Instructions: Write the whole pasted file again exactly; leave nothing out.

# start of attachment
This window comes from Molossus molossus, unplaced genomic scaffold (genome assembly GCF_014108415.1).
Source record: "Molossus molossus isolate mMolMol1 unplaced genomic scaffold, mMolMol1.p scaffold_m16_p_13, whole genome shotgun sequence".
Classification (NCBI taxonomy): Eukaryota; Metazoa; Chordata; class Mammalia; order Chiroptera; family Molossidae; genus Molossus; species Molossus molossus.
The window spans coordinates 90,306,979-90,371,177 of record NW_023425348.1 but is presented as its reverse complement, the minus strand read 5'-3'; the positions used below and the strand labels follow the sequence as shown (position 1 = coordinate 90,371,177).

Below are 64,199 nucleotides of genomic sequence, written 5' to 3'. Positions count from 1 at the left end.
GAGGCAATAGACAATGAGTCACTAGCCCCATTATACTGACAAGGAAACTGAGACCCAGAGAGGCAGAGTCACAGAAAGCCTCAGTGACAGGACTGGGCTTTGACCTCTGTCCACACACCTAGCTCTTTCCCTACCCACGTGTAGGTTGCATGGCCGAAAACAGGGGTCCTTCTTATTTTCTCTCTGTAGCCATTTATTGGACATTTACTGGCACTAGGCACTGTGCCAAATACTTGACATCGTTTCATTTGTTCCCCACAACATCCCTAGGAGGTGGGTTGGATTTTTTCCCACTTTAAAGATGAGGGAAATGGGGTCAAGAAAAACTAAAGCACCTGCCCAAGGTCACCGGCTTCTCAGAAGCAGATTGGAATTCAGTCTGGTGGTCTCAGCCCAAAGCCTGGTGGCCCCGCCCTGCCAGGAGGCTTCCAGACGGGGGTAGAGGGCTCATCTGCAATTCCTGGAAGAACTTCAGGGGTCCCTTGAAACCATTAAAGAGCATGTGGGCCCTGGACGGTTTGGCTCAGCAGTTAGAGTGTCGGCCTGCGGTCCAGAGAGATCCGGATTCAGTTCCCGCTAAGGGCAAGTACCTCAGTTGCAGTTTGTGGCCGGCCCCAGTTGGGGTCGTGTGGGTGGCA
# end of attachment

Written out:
This window comes from Molossus molossus, unplaced genomic scaffold (genome assembly GCF_014108415.1).
Source record: "Molossus molossus isolate mMolMol1 unplaced genomic scaffold, mMolMol1.p scaffold_m16_p_13, whole genome shotgun sequence".
Classification (NCBI taxonomy): Eukaryota; Metazoa; Chordata; class Mammalia; order Chiroptera; family Molossidae; genus Molossus; species Molossus molossus.
The window spans coordinates 90,306,979-90,371,177 of record NW_023425348.1 but is presented as its reverse complement, the minus strand read 5'-3'; the positions used below and the strand labels follow the sequence as shown (position 1 = coordinate 90,371,177).

Below are 64,199 nucleotides of genomic sequence, written 5' to 3'. Positions count from 1 at the left end.
GAGGCAATAGACAATGAGTCACTAGCCCCATTATACTGACAAGGAAACTGAGACCCAGAGAGGCAGAGTCACAGAAAGCCTCAGTGACAGGACTGGGCTTTGACCTCTGTCCACACACCTAGCTCTTTCCCTACCCACGTGTAGGTTGCATGGCCGAAAACAGGGGTCCTTCTTATTTTCTCTCTGTAGCCATTTATTGGACATTTACTGGCACTAGGCACTGTGCCAAATACTTGACATCGTTTCATTTGTTCCCCACAACATCCCTAGGAGGTGGGTTGGATTTTTTCCCACTTTAAAGATGAGGGAAATGGGGTCAAGAAAAACTAAAGCACCTGCCCAAGGTCACCGGCTTCTCAGAAGCAGATTGGAATTCAGTCTGGTGGTCTCAGCCCAAAGCCTGGTGGCCCCGCCCTGCCAGGAGGCTTCCAGACGGGGGTAGAGGGCTCATCTGCAATTCCTGGAAGAACTTCAGGGGTCCCTTGAAACCATTAAAGAGCATGTGGGCCCTGGACGGTTTGGCTCAGCAGTTAGAGTGTCGGCCTGCGGTCCAGAGAGATCCGGATTCAGTTCCCGCTAAGGGCAAGTACCTCAGTTGCAGTTTGTGGCCGGCCCCAGTTGGGGTCGTGTGGGTGGCA